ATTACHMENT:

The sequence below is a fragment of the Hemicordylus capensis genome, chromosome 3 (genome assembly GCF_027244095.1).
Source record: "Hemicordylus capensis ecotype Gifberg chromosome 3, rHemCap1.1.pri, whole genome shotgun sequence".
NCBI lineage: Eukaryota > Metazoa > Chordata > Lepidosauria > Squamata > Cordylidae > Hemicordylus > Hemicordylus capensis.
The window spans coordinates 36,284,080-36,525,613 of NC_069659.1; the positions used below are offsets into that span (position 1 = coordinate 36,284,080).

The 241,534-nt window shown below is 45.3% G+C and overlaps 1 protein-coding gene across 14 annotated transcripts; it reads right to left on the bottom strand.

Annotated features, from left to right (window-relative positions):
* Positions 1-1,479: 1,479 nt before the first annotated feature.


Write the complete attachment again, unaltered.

The sequence below is a fragment of the Hemicordylus capensis genome, chromosome 3 (genome assembly GCF_027244095.1).
Source record: "Hemicordylus capensis ecotype Gifberg chromosome 3, rHemCap1.1.pri, whole genome shotgun sequence".
NCBI lineage: Eukaryota > Metazoa > Chordata > Lepidosauria > Squamata > Cordylidae > Hemicordylus > Hemicordylus capensis.
The window spans coordinates 36,284,080-36,525,613 of NC_069659.1; the positions used below are offsets into that span (position 1 = coordinate 36,284,080).

The 241,534-nt window shown below is 45.3% G+C and overlaps 1 protein-coding gene across 14 annotated transcripts; it reads right to left on the bottom strand.

Annotated features, from left to right (window-relative positions):
* Positions 1-1,479: 1,479 nt before the first annotated feature.